Also shown in the appendix, we matched the average financial strength rating across banks within each country to its corresponding corruption score. The ratings were those in effect as of August 3, 1998. Five countries of the fifty-two TI-rated countries did not have banks with Moody’s-assigned financial strength ratings. For the remaining forty-seven countries, we construct below a scatterplot showing the corruption index (the horizontal axis) against Moody’s average BFSR for that country.

As Figure 3 indicates, the two series are in fact significantly correlated. A regression of the corruption index on average BFSR yields an adjusted R2 of 0.53. The sign of the relationship also conforms with intuition: countries perceived as being less corrupt have stronger banks, on average. Moody’s also provides country ceiling credit ratings for each country on the TI list except Nigeria. Also using the August 3, 1998 date, we show in the appendix the country ceiling long-term debt ratings for each country. These represent the highest foreign currency rating an issuer might receive where the obligor is subject to the sovereignty of a particular government. Such ratings are based upon the default risk for medium and/or long-term debt obligations issued by a national government (denominated in a foreign currency), either in its own name or with its guarantee. Put differently, it represents the “foreign currency transfer risk” associated with investing in a particular country. In cases where there is no particular debt obligation outstanding, a country ceiling rating could still be issued based on an assessment of risk posed by a national government if it were to issue a foreign currency obligation. We consider such obligations to represent the lowest foreign currency default risk within a country. The reason: a national government, through its ability to mobilize foreign currency assets within its own domain, has almost by definition the best ability to obtain foreign exchange of any issuer within the country. For instance, governments may, and often have, imposed foreign exchange controls.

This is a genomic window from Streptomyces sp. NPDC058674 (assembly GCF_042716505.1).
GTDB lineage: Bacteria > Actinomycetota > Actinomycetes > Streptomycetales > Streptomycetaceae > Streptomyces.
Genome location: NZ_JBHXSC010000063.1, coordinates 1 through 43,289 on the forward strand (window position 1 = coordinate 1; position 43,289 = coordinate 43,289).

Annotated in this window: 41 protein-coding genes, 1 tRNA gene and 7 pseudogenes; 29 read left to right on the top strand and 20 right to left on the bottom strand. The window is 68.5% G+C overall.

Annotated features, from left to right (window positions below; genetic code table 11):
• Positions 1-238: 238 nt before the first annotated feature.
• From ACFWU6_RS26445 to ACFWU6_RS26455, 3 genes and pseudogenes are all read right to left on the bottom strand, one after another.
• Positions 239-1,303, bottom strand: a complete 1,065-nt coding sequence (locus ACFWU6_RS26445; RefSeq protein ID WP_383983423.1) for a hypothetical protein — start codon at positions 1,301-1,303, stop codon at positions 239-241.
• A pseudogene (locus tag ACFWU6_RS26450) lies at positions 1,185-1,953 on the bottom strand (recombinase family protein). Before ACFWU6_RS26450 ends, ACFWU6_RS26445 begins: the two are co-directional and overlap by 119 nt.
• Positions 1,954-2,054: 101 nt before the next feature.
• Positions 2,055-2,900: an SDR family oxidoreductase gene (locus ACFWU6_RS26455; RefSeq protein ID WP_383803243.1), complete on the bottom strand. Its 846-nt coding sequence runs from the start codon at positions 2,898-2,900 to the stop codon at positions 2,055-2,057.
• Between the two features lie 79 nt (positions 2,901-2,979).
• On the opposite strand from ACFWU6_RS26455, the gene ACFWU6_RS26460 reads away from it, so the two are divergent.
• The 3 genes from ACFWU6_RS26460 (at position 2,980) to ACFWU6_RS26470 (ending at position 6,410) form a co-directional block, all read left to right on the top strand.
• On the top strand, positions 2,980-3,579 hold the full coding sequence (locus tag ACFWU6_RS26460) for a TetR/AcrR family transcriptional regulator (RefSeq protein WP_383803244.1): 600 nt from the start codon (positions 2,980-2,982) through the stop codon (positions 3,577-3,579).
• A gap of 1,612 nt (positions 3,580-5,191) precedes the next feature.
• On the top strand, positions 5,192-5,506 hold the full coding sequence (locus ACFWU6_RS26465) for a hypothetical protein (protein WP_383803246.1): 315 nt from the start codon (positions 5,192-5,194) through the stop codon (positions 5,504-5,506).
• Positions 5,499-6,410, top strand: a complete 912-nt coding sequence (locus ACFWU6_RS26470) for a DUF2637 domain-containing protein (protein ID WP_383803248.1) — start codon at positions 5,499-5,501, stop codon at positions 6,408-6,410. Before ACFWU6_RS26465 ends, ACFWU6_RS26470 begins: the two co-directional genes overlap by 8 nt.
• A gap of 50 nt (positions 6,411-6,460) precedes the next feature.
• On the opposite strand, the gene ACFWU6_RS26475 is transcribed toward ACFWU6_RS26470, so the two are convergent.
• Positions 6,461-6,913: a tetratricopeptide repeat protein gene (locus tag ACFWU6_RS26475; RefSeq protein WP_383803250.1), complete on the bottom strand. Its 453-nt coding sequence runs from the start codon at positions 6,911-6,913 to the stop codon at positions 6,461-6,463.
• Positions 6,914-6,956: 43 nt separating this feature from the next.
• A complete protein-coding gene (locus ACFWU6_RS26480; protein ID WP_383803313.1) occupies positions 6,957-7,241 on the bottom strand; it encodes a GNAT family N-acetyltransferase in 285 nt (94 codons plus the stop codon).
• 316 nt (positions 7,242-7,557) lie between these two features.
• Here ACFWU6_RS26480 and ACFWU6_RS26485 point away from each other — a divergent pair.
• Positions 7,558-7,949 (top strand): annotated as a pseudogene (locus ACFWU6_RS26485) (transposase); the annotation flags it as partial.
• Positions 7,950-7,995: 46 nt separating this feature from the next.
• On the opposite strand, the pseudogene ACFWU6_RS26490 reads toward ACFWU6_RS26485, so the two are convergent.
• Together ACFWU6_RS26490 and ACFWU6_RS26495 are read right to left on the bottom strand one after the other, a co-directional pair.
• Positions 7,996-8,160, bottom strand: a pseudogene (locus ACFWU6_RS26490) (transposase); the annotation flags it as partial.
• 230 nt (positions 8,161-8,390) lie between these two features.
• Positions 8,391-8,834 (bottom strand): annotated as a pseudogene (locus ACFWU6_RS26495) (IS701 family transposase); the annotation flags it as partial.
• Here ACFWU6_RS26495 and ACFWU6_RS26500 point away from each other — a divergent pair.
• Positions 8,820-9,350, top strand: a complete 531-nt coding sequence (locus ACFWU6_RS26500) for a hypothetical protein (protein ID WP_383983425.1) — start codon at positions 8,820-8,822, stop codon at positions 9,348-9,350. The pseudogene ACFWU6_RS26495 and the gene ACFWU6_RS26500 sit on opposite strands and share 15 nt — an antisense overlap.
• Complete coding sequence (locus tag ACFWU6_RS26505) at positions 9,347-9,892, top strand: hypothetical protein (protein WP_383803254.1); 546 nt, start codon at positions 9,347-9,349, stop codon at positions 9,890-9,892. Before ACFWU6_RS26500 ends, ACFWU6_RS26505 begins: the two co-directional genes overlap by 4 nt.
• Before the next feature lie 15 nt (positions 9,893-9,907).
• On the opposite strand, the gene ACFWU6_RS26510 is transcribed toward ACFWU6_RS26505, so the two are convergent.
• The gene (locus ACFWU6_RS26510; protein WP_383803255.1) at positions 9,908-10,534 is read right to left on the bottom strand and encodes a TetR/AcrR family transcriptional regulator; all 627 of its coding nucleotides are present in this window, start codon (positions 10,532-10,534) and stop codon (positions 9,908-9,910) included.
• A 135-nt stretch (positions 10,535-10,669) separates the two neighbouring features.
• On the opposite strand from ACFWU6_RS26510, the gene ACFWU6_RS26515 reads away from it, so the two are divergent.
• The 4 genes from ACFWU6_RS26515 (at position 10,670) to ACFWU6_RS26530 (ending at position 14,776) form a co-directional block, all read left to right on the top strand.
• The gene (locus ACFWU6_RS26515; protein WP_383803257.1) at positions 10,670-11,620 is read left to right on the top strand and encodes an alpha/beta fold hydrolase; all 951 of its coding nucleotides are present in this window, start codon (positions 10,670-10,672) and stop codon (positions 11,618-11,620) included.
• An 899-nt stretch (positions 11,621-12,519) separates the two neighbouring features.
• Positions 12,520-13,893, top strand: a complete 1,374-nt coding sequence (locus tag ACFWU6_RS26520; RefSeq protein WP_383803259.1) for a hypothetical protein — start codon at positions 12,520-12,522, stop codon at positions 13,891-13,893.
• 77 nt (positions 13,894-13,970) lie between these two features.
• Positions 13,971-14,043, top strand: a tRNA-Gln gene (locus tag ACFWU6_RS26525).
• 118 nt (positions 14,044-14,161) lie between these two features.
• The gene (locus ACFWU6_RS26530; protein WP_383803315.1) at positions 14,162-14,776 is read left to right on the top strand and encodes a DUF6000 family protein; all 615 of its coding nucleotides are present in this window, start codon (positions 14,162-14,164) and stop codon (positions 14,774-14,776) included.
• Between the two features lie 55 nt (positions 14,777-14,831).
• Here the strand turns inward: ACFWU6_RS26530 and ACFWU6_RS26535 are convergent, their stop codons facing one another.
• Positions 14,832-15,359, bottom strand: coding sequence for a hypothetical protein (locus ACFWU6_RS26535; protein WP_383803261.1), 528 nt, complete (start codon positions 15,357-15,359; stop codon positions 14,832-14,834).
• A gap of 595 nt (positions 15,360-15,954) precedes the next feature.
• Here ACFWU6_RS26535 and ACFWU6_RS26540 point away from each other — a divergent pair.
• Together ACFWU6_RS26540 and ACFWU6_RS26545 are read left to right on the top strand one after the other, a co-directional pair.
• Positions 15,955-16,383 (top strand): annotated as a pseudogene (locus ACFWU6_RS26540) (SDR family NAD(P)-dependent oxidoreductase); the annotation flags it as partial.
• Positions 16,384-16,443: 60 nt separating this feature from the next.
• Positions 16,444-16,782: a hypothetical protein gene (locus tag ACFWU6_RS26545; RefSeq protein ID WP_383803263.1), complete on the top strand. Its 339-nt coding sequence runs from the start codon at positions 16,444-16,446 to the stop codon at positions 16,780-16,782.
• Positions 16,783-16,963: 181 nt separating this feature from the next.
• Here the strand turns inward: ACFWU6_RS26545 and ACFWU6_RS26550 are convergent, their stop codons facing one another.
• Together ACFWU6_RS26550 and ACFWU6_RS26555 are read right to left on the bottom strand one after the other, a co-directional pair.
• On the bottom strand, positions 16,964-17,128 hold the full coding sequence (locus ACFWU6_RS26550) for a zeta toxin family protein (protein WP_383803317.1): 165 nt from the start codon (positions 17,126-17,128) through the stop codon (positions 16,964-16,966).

Figure 3Corruption Index Against Average BFSR

We repeat the above exercise and plot below TI’s corruption index against Moody’s country ceiling ratings. The series do appear correlated, with higher-rated countries receiving better scores in the area of corruption. Regression results bear out this observation and indicate an even higher statistical relationship with an adjusted R2 of 0.71.

These two comparisons help support the hypothesis that increased transparency, all else equal, will yield lower overall credit risk. Although we have admittedly used a very narrow definition of transparency, the relationship is strong enough to consider. The question then becomes: is the potential improvement in credit standing worth the risk of increased disclosure?